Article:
Rhina P. Espaillat, The Per Contra Interview by Miriam N. Kotzin



PC: You’ve been composing poems even before you could write them down.   Do you remember how you started to write?


RPE: My poet grandmother wrote down my first poems verbatim, and then she and my aunt Rhina taught me to write them down for myself. It was something I knew my grandmother did, and I loved hearing her recite, and loved to be read to from books of poetry and stories. It seemed like a form of play at first, and it's never wholly lost that quality of play for me, even after I learned, years later, that this particular "game" was sometimes a way to deal with sorrow, and it became a more "serious" pursuit. Those first poems were in Spanish, of course. The first poems I wrote in cursive, and with greater awareness of what poetry was, were written in English, in elementary school.


PC:  Your family moved from the Dominican Republic to New York under political pressure from Rafael Trujillo (when you were seven). What happened to force the move?


RPE: My father's uncle--a brother of the poet grandmother who "hooked" me on poetry--was a diplomat, and on a diplomatic mission in Washington DC representing the Dominican Republic in 1937. While he was there, the Dominican dictator, Rafael Leonidas Trujillo, sent troops to massacre several thousand defenseless Haitians on the border between the two countries, which share the island of Hispaniola, in the Caribbean. My great-uncle wrote a strong letter to Trujillo condemning the massacre as a "criminal act," and was immediately exiled, along with several members of the legation, including my father, who was secretary of the legation. My mother made a very brief, potentially dangerous return to the island to see her family for what she suspected would be the last time--she was right--and left me with my paternal grandmother, where she knew I would be relatively safe and certainly well cared for. She returned to the U. S. almost at once, to join my father in New York City, where they had to begin a new life with little more than her sewing machine and his slight command of English. They sent for me in 1939, when they had found jobs and a small apartment, and had saved enough to feel somewhat secure.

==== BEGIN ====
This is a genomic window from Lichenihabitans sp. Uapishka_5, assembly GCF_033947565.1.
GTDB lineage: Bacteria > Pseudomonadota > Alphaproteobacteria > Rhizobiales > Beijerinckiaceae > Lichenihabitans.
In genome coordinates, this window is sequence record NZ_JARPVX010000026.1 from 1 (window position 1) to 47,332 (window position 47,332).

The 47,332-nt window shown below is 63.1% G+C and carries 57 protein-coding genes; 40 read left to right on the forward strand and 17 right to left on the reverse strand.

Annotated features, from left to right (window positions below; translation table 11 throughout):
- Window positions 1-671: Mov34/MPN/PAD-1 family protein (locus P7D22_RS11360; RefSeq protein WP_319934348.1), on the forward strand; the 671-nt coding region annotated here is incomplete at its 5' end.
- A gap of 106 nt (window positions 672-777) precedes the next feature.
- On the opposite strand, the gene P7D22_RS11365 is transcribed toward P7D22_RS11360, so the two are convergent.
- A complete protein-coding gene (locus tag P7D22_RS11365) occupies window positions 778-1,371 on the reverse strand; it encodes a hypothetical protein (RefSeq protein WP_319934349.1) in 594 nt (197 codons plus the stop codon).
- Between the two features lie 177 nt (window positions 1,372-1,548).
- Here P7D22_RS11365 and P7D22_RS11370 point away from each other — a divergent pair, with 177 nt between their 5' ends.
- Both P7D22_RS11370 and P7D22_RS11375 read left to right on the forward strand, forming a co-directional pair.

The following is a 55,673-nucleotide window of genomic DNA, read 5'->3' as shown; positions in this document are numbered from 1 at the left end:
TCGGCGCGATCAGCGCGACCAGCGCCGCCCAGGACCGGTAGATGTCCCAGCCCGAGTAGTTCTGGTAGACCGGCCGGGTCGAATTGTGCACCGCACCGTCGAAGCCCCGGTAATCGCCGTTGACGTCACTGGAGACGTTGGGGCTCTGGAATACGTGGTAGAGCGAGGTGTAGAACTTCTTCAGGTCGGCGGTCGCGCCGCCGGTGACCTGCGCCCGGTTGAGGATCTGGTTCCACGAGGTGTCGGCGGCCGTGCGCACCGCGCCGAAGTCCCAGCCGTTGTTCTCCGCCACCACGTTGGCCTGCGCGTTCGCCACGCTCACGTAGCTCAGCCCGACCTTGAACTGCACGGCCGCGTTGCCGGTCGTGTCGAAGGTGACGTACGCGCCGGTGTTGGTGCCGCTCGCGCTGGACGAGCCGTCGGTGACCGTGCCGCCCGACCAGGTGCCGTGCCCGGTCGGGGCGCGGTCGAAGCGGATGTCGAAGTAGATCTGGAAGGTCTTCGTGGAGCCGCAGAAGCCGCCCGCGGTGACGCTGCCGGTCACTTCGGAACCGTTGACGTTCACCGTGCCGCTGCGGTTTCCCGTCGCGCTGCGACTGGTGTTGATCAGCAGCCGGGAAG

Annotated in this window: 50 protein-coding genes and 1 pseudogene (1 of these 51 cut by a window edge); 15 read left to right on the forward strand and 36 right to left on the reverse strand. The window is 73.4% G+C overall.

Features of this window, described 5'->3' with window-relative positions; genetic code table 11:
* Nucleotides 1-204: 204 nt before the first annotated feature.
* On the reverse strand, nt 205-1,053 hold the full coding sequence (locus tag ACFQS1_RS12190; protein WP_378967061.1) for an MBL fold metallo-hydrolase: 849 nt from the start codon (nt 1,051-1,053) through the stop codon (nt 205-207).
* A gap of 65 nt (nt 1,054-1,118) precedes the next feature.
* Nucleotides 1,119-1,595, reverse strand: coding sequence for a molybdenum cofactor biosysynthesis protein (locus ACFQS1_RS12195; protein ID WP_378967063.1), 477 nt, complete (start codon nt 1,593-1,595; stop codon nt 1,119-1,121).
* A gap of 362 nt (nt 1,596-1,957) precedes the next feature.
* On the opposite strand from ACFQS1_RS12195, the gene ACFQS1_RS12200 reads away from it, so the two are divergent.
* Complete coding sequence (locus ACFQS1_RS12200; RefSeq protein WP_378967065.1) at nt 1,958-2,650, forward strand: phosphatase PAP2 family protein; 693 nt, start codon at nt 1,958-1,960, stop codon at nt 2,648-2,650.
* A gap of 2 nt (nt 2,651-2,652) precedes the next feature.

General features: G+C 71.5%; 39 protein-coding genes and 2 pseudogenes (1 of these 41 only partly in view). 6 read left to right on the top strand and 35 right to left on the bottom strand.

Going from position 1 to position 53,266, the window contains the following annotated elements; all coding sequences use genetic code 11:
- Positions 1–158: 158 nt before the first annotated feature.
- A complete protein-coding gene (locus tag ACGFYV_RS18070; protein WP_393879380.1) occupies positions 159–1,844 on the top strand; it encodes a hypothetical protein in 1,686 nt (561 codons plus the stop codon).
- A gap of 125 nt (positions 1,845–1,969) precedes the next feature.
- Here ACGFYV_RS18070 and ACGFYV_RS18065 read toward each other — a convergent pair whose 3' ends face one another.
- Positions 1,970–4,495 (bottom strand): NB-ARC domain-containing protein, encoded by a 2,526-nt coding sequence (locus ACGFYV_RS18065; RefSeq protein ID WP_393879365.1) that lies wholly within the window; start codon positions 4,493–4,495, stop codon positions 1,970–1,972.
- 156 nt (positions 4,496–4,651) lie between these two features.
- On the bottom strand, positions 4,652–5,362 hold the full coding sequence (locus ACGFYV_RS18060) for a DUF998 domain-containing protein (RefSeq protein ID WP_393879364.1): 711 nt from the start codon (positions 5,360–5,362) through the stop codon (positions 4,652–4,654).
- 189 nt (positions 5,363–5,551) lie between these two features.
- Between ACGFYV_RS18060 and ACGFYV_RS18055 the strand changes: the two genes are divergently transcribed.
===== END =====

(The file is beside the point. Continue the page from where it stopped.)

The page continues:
PC: Has that political background influenced the poetry you write?


RPE: I don't write much explicitly political poetry, but my family's experience and my country's history have certainly sharpened my sense of the importance of the rule of law, civil and human rights, justice and the transparency of any government. The experience of life under a brutal dictatorship that began in 1930 and ended only with the assassination of the self-styled "Benefactor of the Fatherland" in 1960 made me wary of personalist, autocratic rule, whether of the right or left, and of the concentration of power in too few hands, as well as power exercised behind the closed doors of censorship and police-state tactics.


PC: Would you tell our readers about the house rules about language that were in force as you grew up?


RPE: The "house rules" were precisely that: it was understood that I would grow up speaking English, the language of our new country--except "in the house," which was seen as part of the old country, and where I would speak only Spanish. My father's hope was that eventually, after the overthrow of the dictatorship, we would return "home." What happened, of course--as it usually does with immigrants, whatever their reason for living elsewhere--is that this became "home," and I have two countries and two languages. In fact, I have smatterings of others too, as a result of growing up among immigrants and World War II refugees in New York's West Side, in what is now the Lincoln Center area. My husband is a first generation American, the son of Romanian Jews; we have family in Jerusalem and north of Haifa, and I can eavesdrop on Yiddish conversations without being entirely in the dark. But in my house family conversation took place entirely in Spanish, and my parents gave me books in Spanish to read, and encouraged me to write letters home to the family, all of which preserved my language for me. How grateful I am to them for that!


PC: You started writing in English soon after you were here.  Do you remember what you read?